The substitution and income effects of the price effect (inferior goods and Giffen goods)!
We have seen that a fall in the price of good X, given the price of good Y, increases its demand. This is the price effect, which works in two ways: a substitution effect and an income effect. The substitution effect refers to the increase in the quantity demanded of X as its price decreases while the consumer's real income remains constant.
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The consumer substitutes the cheaper good X for the relatively more expensive good Y. The income effect is the increase in the quantity demanded of X when the consumer's real income increases as a result of a fall in the price of X while the price of Y falls. . There are two methods to separate these two effects from the price effect, the Hicksian method and the Slut Sky method, which are explained below.
Hicks separated the substitution effect and the income effect from the price effect by compensating for fluctuations in income by changing the relative price of a good while the consumer's real income remains constant.
Assume that the consumer is initially in equilibrium at point R on the budget line PQ, where the indifference curve I1is tangent to it at point R in Figure 12.19. Lower the price of Good X. As a result, your budget line pivots out to PQ1where the consumer is in equilibrium at point T on the greatest indifference curve I2🇧🇷 The movement from R to T or B to E on the horizontal axis is the price effect of the falling price of X. As the price of X decreases, the consumer's real income increases. To make the compensatory change in income to isolate the substitution effect, the consumer's money income is reduced by the equivalent of PM of Y or Q1N of X drawing the MN budget line parallel to PQ1so that it is tangent to the originalindifferenceCurveeu1noH-spot
The movement from R to H on curve 11 is the substitution effect, where the consumer increases his purchases of X from В to D on the horizontal axis, substituting X for К because it is cheaper. Note that when the price of good X falls (or rises), the substitution effect always leads to an increase (or decrease) in its quantity demanded. Thus, as the relationship between price and quantity demanded is inverse, the substitution effect of a price change is always negative, while real income is kept constant. This is known as Slut-sky's theorem, named after Slut-sky, who first formulated it in terms of the law of demand.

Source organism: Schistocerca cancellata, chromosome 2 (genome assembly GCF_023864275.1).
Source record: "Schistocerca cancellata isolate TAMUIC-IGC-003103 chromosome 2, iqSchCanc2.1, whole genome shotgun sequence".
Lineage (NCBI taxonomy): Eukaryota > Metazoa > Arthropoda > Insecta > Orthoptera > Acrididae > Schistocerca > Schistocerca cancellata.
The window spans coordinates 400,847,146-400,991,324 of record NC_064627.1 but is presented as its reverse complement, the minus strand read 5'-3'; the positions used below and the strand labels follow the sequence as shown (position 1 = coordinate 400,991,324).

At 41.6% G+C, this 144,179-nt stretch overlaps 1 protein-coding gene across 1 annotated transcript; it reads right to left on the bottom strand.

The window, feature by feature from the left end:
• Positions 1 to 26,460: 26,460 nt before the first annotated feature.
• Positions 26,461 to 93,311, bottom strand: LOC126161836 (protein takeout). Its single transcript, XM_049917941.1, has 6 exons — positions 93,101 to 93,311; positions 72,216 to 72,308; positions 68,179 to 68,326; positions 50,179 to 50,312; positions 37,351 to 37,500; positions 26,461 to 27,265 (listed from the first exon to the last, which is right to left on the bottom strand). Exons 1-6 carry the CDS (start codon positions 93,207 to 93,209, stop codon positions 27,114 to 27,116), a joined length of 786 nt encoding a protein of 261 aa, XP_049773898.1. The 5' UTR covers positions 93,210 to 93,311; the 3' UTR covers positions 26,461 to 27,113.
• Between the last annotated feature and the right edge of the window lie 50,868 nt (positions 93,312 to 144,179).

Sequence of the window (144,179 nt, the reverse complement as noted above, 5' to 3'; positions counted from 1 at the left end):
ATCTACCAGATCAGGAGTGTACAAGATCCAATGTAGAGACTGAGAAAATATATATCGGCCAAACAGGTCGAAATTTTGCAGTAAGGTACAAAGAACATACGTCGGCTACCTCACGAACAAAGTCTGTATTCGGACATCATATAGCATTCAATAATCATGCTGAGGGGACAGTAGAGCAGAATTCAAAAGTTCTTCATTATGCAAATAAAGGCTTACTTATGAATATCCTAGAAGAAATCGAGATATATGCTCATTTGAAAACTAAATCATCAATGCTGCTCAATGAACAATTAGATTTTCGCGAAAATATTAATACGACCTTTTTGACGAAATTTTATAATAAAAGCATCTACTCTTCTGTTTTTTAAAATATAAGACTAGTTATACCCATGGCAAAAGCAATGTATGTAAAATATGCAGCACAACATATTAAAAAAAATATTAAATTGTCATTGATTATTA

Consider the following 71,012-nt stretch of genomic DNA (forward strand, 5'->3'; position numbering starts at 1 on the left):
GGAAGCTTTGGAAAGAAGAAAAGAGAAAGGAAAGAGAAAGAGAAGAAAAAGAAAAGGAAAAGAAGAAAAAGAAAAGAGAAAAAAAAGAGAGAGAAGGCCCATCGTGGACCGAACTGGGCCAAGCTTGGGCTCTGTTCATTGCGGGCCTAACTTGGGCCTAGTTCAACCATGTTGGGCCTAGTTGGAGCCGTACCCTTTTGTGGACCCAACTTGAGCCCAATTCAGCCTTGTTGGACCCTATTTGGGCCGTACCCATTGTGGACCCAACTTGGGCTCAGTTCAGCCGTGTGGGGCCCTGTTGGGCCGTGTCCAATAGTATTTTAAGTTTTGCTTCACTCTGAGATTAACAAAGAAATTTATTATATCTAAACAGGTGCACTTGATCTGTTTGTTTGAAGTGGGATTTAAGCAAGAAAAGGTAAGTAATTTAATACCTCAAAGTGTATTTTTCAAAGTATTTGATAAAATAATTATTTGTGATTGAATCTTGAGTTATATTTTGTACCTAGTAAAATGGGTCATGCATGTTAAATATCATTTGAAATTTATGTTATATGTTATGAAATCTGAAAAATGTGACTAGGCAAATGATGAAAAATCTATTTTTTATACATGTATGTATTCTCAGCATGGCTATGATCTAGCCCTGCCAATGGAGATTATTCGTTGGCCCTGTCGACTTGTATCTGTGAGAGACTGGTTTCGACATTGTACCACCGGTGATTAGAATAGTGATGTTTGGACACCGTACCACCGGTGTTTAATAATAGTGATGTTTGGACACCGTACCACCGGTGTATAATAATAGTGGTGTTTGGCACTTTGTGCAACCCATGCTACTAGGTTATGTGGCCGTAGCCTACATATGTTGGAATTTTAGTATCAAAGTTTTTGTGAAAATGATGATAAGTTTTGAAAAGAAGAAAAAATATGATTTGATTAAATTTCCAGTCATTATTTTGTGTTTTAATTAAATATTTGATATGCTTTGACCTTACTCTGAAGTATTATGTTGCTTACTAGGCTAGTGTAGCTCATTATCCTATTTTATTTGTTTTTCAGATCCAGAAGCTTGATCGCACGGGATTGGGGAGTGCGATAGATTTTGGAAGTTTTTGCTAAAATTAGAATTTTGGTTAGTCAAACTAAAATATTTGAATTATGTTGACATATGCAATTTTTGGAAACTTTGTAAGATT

To isolate the income effect from the price effect, return the income that was taken from the consumer back to the budget line PQ1and is again in equilibrium at point T on curve I2🇧🇷 The movement of point H on the lower indifference curve I1to point T on the high indifference curve I2is the income effect of the fall in the price of good X. By the income compensation method, the consumer's real income has increased as a result of the fall in the price of X. The consumer buys cheaper So good X moves on the horizontal axis of D for E. This is the income effect of the fall in the price of a normal good X. The income effect related to the change in the price of a normal good is negative.
In the case above, the fall in the price of good X increased the quantity demanded for DE via an increase in the consumer's real income. Thus, the negative income effect DE of the fall in the price of good X amplifies the negative substitution effect BD of the normal good, so that the total price effect BE is also negative, that is, it led to a fall in the price of good X, in both cases to an increase in the quantity demanded by BE. This can be written in terms of the Slut-Sky equation as follows:
Price effect (-) BE-(-) BD (substitution effect + (-) DE (income effect).
Substitution and income effects for an inferior good:
If X is an inferior good, the income effect of a fall in the price of X is positive, since less X is demanded as the consumer's real income rises. This is because price and quantity demanded move in the same direction. On the other hand, the negative substitution effect increases the quantity of X demanded.
For inferior goods, the negative substitution effect is stronger than the positive income effect, so the overall price effect is negative. This means that if the price of the inferior good falls, the consumer will buy more of it because he is smoothing out fluctuations in income. The case of X as an inferior good is shown in Figure 15.20. Initially, the consumer is in equilibrium at point R, where the budget line PQ touches the I curve.1.As the price of X declines, it moves to point T on the budget line PQ1, on the highest indifference curve Its movement from R to Tor from В to E on the horizontal axis is the effect of price. By compensating for fluctuations in income, he is in equilibrium at point H on the new budget line MN along the original curve I1.